I could say that I don’t know how we did it but that would be disingenuous. We did it because we’re women and women know how to hide their tears, hide their fear and just keep going on.
Min had her moments; you could see it on her face. Clearing a plate and suddenly her facade would change, her cheeks would begin to sag and her eyes blink wildly. Our customers were patting her hand and offering encouragement (I think) but I didn’t see that kindness was helping her.
“Snap out of it,” I hissed at one point, “I need a worker, not a battered wife.”
Min’s face was shattered but for a moment her eyes flashed anger. I turned my back on her; I didn’t want her to see how shattered I was also. But she straightened her spine and kept going.
Usually our customers closed us down as the island fell asleep but this night they wandered out earlier, small hugs and jovial words we didn’t understand following behind them.
“Go home,” I said to Min, “I’ll do as much as I can and then finish tomorrow.”
“Nick is still here.” Min wasn’t looking at me. “He stayed. And so did you.”
“I’m sorry for what I said. Oh Min…”
Finally her face crumbled. “Don’t you dare! Don’t you dare apologize. I was brave damn you. I was brave.”
I held her as she cried. And all I could say, my voice breathing into her hair, “You were so brave. I’m so proud of you Min.”
Nick followed us home. We closed the taverna and there he was, leaning casually over by the general store. I opened my mouth to say something but didn’t have anything to say. I know Min saw him but she was silent.
We walked through the small square and to the path that would wind us along to home. I wasn’t used to this kind of distance between us; physically we were apart and emotionally I doubt we could even bridge the differences.
“I used to envy you, ya know.” Min looked at me in surprise. “You were married.” I gave a harsh laugh. “I know logically that Patton was horrible but illogically I still think well at least you had a husband.”
“Why would you envy me Patton?”
“Not Patton: marriage.” I didn’t usually grasp for words but this was hard. I didn’t know if Nick was listening, he was far enough behind that I didn’t think he heard our voices.
“Look around and all you see is couples. Everywhere. Hell, even Shoosh has a Mr. Shoosh. But nobody ever asked me to be his wife. And I hate that. I hate being that woman.”
“You’ve had relationships, you told me so.”
“And not one of them ever got serious enough to want to take that step. Either they weren’t serious about me or I was using them. I just wanted to be able to say that someone liked me enough to want to marry me.”
“And I wish I was brave enough to have walked out before I wasn’t me anymore and became nothin’ but Pat’s wife. Do you know how much I started hatin’ sex with him? It was always done to hurt just a bit. If we went out, he waited till we were where we were goin’ and then he’d say ‘oh honey, wish you’d worn the black dress, your ass doesn’t look quite so big in that one.’ And there I’d be all night worryin’ that people were lookin’ at my ass or thinkin’ that I was ugly.”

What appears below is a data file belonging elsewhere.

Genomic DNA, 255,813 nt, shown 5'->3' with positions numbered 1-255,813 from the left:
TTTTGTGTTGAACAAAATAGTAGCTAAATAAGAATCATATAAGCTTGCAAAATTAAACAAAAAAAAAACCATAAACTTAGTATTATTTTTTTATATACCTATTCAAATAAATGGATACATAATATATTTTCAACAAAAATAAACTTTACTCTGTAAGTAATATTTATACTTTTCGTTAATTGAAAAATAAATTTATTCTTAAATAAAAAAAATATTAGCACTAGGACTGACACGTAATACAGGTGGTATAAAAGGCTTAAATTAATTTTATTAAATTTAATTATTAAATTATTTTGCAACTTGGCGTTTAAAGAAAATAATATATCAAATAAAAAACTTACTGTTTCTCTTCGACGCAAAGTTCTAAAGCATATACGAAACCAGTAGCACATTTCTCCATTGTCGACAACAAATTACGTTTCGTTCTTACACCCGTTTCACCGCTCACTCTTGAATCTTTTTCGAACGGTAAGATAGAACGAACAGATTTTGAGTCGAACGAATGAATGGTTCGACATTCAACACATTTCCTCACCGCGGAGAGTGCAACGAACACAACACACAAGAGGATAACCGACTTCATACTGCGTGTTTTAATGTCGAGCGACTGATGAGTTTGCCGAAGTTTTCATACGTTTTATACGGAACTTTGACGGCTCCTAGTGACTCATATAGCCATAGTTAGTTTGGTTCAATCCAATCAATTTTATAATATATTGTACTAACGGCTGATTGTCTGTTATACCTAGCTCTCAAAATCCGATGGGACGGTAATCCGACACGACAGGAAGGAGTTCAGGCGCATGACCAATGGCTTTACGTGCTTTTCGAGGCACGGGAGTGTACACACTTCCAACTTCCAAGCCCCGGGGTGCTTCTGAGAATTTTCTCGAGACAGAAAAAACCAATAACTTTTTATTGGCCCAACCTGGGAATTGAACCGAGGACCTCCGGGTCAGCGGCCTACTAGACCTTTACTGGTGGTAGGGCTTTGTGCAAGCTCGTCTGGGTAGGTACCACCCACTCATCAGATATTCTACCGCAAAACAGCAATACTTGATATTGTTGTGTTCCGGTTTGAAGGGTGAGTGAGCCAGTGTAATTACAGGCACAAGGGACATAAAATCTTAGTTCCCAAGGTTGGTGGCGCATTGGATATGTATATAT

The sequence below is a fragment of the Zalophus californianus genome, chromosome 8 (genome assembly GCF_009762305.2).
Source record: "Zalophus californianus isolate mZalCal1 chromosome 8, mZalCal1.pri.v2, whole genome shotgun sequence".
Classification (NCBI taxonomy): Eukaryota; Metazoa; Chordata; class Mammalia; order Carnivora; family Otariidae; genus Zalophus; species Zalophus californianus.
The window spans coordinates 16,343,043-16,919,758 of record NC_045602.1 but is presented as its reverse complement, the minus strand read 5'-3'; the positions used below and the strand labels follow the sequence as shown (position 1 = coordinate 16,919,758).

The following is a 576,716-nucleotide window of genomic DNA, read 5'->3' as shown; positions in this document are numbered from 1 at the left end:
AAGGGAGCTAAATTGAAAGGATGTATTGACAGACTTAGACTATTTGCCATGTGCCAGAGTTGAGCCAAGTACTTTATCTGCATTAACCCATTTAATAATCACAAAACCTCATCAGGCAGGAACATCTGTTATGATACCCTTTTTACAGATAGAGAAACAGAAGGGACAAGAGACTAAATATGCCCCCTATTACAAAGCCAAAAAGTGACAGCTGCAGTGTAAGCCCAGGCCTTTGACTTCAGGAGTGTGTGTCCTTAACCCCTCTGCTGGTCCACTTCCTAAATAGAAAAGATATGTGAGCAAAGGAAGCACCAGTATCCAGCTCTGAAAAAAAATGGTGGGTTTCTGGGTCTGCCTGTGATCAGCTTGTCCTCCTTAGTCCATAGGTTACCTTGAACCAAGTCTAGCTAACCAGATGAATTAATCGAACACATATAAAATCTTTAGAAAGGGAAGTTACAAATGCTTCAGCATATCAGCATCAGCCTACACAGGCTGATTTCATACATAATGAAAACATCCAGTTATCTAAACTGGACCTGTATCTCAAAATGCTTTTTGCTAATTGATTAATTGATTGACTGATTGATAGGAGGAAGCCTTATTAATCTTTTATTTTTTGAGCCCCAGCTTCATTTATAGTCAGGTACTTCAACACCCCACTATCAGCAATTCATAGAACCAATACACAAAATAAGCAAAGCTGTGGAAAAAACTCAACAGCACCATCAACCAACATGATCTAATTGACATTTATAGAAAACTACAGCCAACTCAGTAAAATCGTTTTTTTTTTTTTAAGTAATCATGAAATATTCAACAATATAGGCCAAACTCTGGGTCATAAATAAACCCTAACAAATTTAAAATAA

“You’re a fucking mess.”
Min stopped and for a moment I thought she was going to cry. Then she gave that marvelous throaty Min laugh. “Well you’re a fucking mess too, darlin’.”
“You’re going Southern on me woman.”
“Shit.” Min started walking again. “Patton spends ten minutes in my life and I’m a good Southern woman again. Fuck that. I like who I am when I’m here. I like who I am when I’m with you Kate.”
“Well you’re the closest thing I got to a spouse so you better like it.”
She moved closer to me and I felt her hand soft against my back. “I always liked to think that you chose to be single. I thought you were the bravest person I knew.”
“Oh hell. Min, I know I’d make a lousy wife. I’m stubborn and mean and I like having my own way too much.”
“You’re just what Patton needed.”
“Hush yo’ mouth woman!” We both snickered. “Seriously, I never wanted to be married. I wanted to have been married.”
“A fine distinction.” Min was silent a moment. “You know, I am married. I really look forward to being unmarried.”
We walked the rest of the way in silence. But it was the most comfortable, companionable silence I’d ever experienced.
We slept on the roof that night. We dragged a mattress up the slick steps and wrapped ourselves in blankets. The stars were each distinct in the sky and we barely spoke, we lay quietly and felt the darkness settle around us.
“Nick’s out there,” Min said in a hushed voice.
“You mean out there in the night?”
“No, by the dovecote. Look.”
I looked and was going to tell Min she was crazy till I saw the green flash of a lit watch. He was out there. I lay back down, drawing the blanket up to my chin. “Are you scared?”
She knew what I meant and she didn’t pretend. “A little. I know he’s not like Patton but he has his own control. The man owns the island we live on. That seems a little scary.”
“He’s protective in a good way. I’m almost jealous.”
“Really? Seems someone else might be in your thoughts.”
I closed my eyes. “I doubt he can’t handle himself with your ex but I’ll feel better when I see him tomorrow.”
“Think you’ll be hearing wedding bells soon?”
“Yeah right.” I opened my eyes and felt almost dizzy from having the sky pressing down on me. “Marriage isn’t gonna happen. But he’s living in my head right now and it’s been a hell of a long time since someone did that.”
“I wonder what would have happened,” Min said fighting a yawn, “if you’d been obsessed about Italy instead.”